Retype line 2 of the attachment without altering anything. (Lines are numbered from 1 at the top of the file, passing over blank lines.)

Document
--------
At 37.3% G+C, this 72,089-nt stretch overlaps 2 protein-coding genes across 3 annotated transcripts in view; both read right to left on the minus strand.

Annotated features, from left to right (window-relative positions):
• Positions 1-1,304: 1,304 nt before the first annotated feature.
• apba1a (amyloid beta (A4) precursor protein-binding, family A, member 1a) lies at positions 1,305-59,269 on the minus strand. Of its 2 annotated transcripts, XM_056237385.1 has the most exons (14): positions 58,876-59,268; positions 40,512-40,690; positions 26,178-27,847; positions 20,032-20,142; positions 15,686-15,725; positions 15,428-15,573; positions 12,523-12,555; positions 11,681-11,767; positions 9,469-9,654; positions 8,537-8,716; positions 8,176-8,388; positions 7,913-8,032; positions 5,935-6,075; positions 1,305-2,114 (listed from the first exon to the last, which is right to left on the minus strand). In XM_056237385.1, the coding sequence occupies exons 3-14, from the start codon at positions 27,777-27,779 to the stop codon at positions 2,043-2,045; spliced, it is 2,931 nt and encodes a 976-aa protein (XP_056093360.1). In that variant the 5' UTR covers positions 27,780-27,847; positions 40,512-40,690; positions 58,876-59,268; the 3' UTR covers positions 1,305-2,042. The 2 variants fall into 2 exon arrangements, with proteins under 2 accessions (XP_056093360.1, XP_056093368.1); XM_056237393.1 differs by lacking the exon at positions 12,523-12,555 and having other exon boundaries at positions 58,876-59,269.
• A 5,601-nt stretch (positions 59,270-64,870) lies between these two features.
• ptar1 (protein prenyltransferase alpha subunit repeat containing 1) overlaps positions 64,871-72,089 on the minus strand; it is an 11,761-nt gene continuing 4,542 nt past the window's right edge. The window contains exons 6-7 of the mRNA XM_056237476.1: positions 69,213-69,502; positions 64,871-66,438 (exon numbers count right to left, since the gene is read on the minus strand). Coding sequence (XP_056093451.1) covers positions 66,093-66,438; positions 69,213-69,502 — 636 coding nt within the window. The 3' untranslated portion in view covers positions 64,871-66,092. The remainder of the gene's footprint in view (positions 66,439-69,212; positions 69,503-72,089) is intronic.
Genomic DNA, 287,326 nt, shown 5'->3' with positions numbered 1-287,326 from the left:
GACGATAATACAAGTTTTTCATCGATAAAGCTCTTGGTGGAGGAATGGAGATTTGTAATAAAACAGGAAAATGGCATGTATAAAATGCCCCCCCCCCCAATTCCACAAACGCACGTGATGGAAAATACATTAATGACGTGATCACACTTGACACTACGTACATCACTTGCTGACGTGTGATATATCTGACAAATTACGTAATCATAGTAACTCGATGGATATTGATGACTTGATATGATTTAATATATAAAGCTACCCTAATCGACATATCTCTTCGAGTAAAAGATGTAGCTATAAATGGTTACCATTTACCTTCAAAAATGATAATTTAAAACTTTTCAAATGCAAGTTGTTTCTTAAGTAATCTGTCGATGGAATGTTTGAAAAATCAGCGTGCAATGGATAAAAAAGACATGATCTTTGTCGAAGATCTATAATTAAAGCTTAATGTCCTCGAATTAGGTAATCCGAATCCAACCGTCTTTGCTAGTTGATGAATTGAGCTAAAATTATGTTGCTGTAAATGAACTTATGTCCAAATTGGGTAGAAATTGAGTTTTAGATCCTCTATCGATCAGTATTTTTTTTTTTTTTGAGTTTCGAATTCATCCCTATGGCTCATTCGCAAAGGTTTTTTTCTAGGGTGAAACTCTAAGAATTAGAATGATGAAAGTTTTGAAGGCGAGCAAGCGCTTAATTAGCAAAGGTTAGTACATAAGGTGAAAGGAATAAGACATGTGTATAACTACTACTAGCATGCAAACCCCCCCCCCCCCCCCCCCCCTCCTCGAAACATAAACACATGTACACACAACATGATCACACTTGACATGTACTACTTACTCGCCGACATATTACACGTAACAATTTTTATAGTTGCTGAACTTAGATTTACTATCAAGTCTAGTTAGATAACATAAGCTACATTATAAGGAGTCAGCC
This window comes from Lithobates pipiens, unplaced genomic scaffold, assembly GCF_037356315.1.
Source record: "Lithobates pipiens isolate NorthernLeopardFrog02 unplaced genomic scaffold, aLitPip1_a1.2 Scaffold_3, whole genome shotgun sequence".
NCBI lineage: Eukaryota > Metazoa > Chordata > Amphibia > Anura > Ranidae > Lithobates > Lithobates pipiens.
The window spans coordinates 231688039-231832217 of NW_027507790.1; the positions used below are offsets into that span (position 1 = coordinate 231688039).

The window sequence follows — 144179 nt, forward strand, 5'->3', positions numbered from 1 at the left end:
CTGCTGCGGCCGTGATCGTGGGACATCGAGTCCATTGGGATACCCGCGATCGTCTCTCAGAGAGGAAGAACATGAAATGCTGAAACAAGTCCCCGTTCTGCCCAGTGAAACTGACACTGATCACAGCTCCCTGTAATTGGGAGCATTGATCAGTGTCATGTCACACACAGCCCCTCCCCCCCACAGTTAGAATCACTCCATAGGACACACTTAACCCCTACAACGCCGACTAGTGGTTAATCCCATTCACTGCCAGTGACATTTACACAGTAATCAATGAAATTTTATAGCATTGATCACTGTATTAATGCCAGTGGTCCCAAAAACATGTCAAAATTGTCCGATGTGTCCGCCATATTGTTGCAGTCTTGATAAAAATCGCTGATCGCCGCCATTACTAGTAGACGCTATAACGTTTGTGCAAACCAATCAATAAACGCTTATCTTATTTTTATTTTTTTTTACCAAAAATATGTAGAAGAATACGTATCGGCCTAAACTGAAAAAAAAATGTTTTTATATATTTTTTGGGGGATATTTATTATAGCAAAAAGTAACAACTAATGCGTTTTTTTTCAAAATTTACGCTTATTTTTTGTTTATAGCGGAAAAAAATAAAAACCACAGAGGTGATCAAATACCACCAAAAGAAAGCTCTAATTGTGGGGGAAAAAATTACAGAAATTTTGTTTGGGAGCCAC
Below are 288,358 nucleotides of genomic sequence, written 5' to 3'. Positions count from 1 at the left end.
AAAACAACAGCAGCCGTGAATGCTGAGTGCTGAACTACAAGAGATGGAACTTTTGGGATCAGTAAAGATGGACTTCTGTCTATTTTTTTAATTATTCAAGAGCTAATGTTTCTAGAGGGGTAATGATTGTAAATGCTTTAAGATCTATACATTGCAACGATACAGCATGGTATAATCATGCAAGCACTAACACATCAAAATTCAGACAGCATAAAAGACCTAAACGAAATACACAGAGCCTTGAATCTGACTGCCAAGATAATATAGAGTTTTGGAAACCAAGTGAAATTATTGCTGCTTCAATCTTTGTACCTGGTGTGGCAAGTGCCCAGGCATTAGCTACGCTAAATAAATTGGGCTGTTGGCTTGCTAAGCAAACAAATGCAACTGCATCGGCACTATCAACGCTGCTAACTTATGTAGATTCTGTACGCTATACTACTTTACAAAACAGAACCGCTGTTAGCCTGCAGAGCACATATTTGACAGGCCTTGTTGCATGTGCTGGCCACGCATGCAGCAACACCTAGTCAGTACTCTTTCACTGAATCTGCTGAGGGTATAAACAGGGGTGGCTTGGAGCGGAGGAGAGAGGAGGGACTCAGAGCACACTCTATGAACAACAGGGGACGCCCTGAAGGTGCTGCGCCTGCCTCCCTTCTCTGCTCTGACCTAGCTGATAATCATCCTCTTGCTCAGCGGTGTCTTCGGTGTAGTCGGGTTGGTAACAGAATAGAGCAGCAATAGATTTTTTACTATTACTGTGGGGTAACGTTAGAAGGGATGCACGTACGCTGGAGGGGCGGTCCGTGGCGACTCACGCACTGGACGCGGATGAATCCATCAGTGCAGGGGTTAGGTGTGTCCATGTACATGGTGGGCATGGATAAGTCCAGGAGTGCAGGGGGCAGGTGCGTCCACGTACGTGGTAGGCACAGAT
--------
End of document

Annotated features, from left to right (window-relative positions):